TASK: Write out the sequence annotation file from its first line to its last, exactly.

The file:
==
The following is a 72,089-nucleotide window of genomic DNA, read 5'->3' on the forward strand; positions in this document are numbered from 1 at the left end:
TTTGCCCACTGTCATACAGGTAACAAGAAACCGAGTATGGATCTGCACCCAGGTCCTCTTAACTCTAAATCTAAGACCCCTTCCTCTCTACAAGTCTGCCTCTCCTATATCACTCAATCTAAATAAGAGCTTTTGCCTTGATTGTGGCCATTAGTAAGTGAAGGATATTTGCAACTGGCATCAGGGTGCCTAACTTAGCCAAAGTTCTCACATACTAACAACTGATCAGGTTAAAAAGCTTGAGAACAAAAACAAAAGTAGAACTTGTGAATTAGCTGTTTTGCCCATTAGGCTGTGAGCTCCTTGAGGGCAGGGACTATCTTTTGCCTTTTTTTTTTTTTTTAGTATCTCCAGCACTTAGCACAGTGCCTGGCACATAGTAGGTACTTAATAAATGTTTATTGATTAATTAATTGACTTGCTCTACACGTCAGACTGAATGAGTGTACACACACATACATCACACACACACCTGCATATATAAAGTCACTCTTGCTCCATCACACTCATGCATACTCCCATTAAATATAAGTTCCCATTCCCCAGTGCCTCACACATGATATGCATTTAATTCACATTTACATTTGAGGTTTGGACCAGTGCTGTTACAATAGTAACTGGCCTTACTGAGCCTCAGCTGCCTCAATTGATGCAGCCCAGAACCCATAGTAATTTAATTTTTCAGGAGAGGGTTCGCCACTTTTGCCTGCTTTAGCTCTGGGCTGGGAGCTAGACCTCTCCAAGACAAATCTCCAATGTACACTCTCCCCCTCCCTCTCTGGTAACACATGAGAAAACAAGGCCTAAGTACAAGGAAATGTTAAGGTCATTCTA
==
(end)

The following is a 72,089-nucleotide window of genomic DNA, read 5'->3' on the forward strand; positions in this document are numbered from 1 at the left end:
TTTGCCCACTGTCATACAGGTAACAAGAAACCGAGTATGGATCTGCACCCAGGTCCTCTTAACTCTAAATCTAAGACCCCTTCCTCTCTACAAGTCTGCCTCTCCTATATCACTCAATCTAAATAAGAGCTTTTGCCTTGATTGTGGCCATTAGTAAGTGAAGGATATTTGCAACTGGCATCAGGGTGCCTAACTTAGCCAAAGTTCTCACATACTAACAACTGATCAGGTTAAAAAGCTTGAGAACAAAAACAAAAGTAGAACTTGTGAATTAGCTGTTTTGCCCATTAGGCTGTGAGCTCCTTGAGGGCAGGGACTATCTTTTGCCTTTTTTTTTTTTTTTAGTATCTCCAGCACTTAGCACAGTGCCTGGCACATAGTAGGTACTTAATAAATGTTTATTGATTAATTAATTGACTTGCTCTACACGTCAGACTGAATGAGTGTACACACACATACATCACACACACACCTGCATATATAAAGTCACTCTTGCTCCATCACACTCATGCATACTCCCATTAAATATAAGTTCCCATTCCCCAGTGCCTCACACATGATATGCATTTAATTCACATTTACATTTGAGGTTTGGACCAGTGCTGTTACAATAGTAACTGGCCTTACTGAGCCTCAGCTGCCTCAATTGATGCAGCCCAGAACCCATAGTAATTTAATTTTTCAGGAGAGGGTTCGCCACTTTTGCCTGCTTTAGCTCTGGGCTGGGAGCTAGACCTCTCCAAGACAAATCTCCAATGTACACTCTCCCCCTCCCTCTCTGGTAACACATGAGAAAACAAGGCCTAAGTACAAGGAAATGTTAAGGTCATTCTA